More details about the Samsung’s newly discovered region locking “feature” of the Galaxy Note 3 (and other Galaxy handsets) are available, and the picture – while still puzzling – is not as bleak as we have initially thought.
For some reason, Samsung is enforcing a new SIM-locking policy for new handset purchases including the fresh Galaxy Note 3 that’s now available in many markets. In what follows we’ll try to explain what it is, based on what’s officially known about it, how it works and how to unlock such devices.
We’ll start things off with a comparison between region locking and carrier locking because that’s the first confusion one could make when reading those stickers.
Carrier locking is the procedure through which mobile operators lock mobile devices that are sold for a subsidized price on their network. The owner of the device can unlock the device to use on other carriers at the end of their contract, for a fee, or according to the unlock policy of the carrier in question. Carrier locking is not related to region locking and it’s a practice that’s common in the mobile universe where most devices are sold with new contracts (from one to three years depending of the carrier that sells the device). That’s how carriers make sure that one way or another their customers pay in full (and then some) for that shiny new device they have purchased for a much lower price than what the factory-unlocked version of the handset costs.
Region locking is Samsung’s new practice of having a device manufactured after July 2013 lock if not activated in the region the device was intended to be sold – the list includes the Galaxy Note 3, Galaxy S4, Galaxy S4 mini, Galaxy S3 and Galaxy Note 2. It’s not clear why Samsung resorted to this particular practice, but the whole SIM card locking is not related to mobile operators in this case. In fact, this kind of locking will most likely apply to Galaxy devices that are sold for full price, which are therefore SIM unlocked (or factory unlocked), meaning that they’re not locked with a carrier, and we’ll explain below how it works.
Finally, this kind of region locking would apply only to brand new devices, meaning that if you have purchased a used unlocked Galaxy handset from the list above, you should not worry about region locking, as the device has been activated before either in the right region from the start, or unlocked for a different region after its initial purchase.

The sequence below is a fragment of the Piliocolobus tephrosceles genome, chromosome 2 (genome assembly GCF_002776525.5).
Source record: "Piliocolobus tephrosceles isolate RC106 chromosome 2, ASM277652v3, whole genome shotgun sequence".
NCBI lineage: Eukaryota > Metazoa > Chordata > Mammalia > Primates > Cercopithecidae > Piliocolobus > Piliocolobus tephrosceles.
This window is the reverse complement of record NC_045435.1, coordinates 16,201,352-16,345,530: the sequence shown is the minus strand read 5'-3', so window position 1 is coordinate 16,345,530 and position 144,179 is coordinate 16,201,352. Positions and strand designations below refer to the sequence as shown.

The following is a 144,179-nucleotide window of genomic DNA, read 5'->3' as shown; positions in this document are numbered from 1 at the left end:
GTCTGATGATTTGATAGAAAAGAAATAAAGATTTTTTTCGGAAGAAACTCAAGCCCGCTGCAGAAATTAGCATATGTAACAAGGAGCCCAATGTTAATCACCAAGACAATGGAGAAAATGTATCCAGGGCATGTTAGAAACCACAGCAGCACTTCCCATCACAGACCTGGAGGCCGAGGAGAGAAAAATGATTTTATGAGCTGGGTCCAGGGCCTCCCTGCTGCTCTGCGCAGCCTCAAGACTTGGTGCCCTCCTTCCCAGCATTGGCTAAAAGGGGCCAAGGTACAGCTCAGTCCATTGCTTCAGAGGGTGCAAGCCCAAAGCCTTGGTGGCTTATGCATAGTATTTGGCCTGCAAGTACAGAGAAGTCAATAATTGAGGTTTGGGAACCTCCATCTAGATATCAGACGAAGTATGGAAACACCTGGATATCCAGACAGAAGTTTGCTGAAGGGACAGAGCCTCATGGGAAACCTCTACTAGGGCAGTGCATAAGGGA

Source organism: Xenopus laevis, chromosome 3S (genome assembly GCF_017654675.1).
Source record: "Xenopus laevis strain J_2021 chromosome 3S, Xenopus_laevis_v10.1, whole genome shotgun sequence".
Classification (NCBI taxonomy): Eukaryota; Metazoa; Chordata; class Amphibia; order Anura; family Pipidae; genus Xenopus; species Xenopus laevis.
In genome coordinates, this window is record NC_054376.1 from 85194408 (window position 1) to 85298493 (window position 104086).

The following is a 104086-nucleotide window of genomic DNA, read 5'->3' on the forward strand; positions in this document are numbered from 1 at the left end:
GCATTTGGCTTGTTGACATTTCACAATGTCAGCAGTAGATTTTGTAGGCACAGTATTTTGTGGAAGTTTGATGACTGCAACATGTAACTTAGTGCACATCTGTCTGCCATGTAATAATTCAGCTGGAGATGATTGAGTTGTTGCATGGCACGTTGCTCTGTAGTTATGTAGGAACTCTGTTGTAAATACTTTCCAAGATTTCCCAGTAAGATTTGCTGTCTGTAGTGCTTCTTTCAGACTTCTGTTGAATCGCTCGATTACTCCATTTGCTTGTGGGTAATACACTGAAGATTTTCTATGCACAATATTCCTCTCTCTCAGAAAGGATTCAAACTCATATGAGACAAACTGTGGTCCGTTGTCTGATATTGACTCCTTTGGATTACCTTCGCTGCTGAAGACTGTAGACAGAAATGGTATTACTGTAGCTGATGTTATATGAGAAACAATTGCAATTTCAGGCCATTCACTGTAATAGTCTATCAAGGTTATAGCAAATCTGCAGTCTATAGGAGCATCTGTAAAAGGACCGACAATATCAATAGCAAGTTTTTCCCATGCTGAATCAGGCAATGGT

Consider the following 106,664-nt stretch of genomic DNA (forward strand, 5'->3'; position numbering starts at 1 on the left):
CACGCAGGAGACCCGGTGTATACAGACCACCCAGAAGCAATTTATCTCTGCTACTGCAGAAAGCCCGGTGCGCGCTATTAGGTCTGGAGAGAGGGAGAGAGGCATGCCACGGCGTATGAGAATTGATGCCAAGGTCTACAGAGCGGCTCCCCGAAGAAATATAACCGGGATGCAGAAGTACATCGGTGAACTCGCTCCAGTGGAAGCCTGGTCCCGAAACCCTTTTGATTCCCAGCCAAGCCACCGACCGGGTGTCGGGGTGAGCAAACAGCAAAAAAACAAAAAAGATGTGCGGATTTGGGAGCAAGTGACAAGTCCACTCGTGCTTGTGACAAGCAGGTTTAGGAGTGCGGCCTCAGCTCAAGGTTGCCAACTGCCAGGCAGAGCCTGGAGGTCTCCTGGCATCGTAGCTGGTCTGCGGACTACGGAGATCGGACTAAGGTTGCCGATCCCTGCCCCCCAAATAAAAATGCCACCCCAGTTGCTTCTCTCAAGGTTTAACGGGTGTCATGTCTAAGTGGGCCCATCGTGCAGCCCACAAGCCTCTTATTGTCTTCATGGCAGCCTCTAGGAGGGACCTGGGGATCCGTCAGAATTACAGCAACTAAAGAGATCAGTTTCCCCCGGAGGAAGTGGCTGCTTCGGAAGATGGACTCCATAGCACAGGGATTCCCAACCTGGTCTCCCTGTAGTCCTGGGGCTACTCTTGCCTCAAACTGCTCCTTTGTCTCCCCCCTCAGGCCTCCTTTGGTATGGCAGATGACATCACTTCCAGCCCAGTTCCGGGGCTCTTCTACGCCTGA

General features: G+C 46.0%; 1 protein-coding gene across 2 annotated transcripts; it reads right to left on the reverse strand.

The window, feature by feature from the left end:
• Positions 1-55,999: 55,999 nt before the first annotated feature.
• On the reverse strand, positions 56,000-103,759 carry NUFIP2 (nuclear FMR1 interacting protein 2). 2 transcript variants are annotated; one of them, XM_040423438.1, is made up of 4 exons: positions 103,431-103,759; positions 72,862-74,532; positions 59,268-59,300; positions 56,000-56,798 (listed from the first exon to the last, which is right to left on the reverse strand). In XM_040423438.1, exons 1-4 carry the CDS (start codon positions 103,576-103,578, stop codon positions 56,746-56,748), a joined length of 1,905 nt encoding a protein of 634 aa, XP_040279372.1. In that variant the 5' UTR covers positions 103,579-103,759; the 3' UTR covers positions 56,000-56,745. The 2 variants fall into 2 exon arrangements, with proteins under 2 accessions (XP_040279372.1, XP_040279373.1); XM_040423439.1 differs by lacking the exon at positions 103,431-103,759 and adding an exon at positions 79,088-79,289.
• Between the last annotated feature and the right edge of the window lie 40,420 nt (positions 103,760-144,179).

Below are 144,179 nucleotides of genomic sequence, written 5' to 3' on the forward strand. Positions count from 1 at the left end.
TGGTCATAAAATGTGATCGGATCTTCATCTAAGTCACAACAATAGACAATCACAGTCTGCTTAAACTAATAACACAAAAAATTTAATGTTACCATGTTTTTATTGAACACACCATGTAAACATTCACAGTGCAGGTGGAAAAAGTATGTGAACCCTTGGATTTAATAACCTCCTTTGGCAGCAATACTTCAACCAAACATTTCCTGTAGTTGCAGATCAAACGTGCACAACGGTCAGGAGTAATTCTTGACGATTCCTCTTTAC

From the get-go, we’ll note that this clearly is a complete PR mess for Samsung. Instead of clearly explaining its intentions with this SIM card region locking thing, the company decided to go the quiet route by letting users discover the notices on the boxes of freshly shipped Galaxy Note 3 units.
Messages like the one below created plenty of confusion, as it was implied that Galaxy Note 3 units purchased in certain parts of the world will not work with SIM cards from other regions of the world, thus making it impossible for frequent travellers to swap their local SIM cards with international SIM cards when they’re abroad:
This product is only compatible with a SIM–card issued from a mobile operator within UK/Europe (as defined EU/EEA, Switzerland and the following Non-EEA countries Albania, Bosnia, Herzegovina, Former Yugoslav Republic of Macedonia (F.Y.R.O.M), Monaco, Montenegro, San Marino, Serbia and Vatican City.)
After reading the note you’d think that Samsung, for some reason, would be willing to force users into relying on their home carrier for their mobile services while abroad via roaming – including voice, text and data – which is certainly not something frequent travelers would appreciate, as roaming charges can easily be avoided by using a local SIM card.
Realizing its mistake – but did it really? – Samsung then explained that SIM region locking only applies to devices intended to be sold in a region and activated in a different one for the first time.
UK Mobile Review has tested out the SIM region locking “feature” on Galaxy Note 3 units purchased in the UK (see video below that was recorded before Samsung explained how things are supposed to work):
When using a UK SIM card first with the handset, the publication was able to use any other SIM card thereafter, non-EU regions included – in this case a UAE SIM card was used.
When using the UAE SIM card first with the handset, the Galaxy Note 3 was locked, meaning it needs an unlock code before working with a non-EU SIM card. However, in this case any SIM card from the EU region (or the region the phone was intended for purchase) will still work with the handset, even if it’s used after the non-EU SIM card was unsuccessfully tried.